College athletics is a strange animal in the field of labor and employment. Put very plainly, federal and state laws dictate that you must receive for work done. Are you in a wage dispute with your employer? Contact me in Dallas or one of our other talented Texas employment lawyers in Austin or Houston today.

Shaleigha Shepard
Shaleigha Shepard Trial Attorney

Cats paw theory is a legal doctrine used in employment law that holds employers accountable for discriminatory actions of their employees, even if the employer had no discriminatory intent. This theory has been applied in various employment law cases in Houston, Texas, and has significant implications for both employers and employees.

The term “cats paw” originates from an Aesop fable where a monkey convinces a cat to retrieve chestnuts from a fire, only for the monkey to eat them all, leaving the cat with burned paws. In the employment context, the term refers to a situation where an employer is burned by the actions of an employee, who is influenced by a discriminatory motive.

Under cats paw theory, an employer can be held liable for the discriminatory actions of an employee if the employee’s actions were motivated by discriminatory intent, and the employer was aware of or should have been aware of the discriminatory motive. This can occur even if the employee did not have decision-making authority and was not the ultimate decision-maker in the employment action.

For example, if a supervisor harbors discriminatory intent towards a particular employee and convinces a decision-maker to take adverse employment action against the employee, the employer can be held liable for discrimination, even if the decision-maker was not aware of the discriminatory motive. The supervisor’s discriminatory motive can be imputed to the employer under the cats paw theory.

Cats paw theory is particularly relevant in cases involving allegations of discrimination, retaliation, or wrongful termination. For example, if an employee is terminated due to a negative performance review that was influenced by a supervisor’s discriminatory motive, the employer can be held liable for discrimination, even if the decision to terminate was made by someone who was unaware of the discriminatory motive.

In Houston, Texas, the cats paw theory has been applied in various employment law cases. One notable case is Smith v. Continental Casualty Co., where an employee was terminated due to negative performance reviews that were influenced by her supervisor’s discriminatory motives. The employee filed a lawsuit against her employer, alleging that the employer was liable for discrimination under the cats paw theory. The court ultimately found in favor of the employee, holding that the employer was liable for discrimination because the supervisor’s discriminatory motive influenced the termination decision.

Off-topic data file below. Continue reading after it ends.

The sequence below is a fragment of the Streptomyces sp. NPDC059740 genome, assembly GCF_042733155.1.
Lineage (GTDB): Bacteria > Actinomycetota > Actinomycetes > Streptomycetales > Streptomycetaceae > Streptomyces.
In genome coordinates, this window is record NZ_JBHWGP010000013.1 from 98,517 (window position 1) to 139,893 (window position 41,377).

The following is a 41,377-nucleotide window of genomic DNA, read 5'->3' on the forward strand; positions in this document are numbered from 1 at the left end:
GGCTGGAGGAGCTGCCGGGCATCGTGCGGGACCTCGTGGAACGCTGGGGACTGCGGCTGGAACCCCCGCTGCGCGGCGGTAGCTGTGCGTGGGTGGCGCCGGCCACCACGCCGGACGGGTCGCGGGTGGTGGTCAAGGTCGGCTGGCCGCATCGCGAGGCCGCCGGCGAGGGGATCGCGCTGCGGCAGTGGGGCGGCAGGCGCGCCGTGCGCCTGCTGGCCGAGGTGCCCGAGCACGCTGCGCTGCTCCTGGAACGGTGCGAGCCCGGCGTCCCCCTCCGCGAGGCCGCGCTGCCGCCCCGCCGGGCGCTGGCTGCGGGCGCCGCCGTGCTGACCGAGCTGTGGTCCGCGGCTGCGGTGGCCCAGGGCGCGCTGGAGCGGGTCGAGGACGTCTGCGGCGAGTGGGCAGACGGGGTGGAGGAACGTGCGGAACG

Another case that illustrates the application of the “Cat’s Paw” theory in Houston, Texas is Delaval v. City of Houston. In this case, a firefighter alleged that he was subjected to racial discrimination by his supervisor, who gave him a poor performance evaluation and recommended that he be demoted. The firefighter filed a complaint with the EEOC, alleging race discrimination and retaliation.

The city argued that it was not liable for the supervisor’s actions because he was not the decision-maker in the firefighter’s demotion. However, the court found that the supervisor’s actions influenced the decision to demote the firefighter, and the city knew or should have known about the discrimination but failed to take action to prevent it. Therefore, the city was held liable under the “Cat’s Paw” theory. The court awarded the firefighter back pay, compensatory damages, and punitive damages.

In conclusion, cats paw theory is a legal doctrine that holds employers accountable for the discriminatory actions of their employees, even if the employer had no discriminatory intent. This theory has significant implications for employers and employees in Houston, Texas, and across the United States. Employers must be vigilant in preventing discriminatory behavior by their employees and taking corrective action when discriminatory motives are identified. Employees who believe they have been subjected to discrimination or retaliation should consult with me, Shaleigha Shepard, or any other attorney at Wiley Wheeler, P.C. to determine their legal rights and options.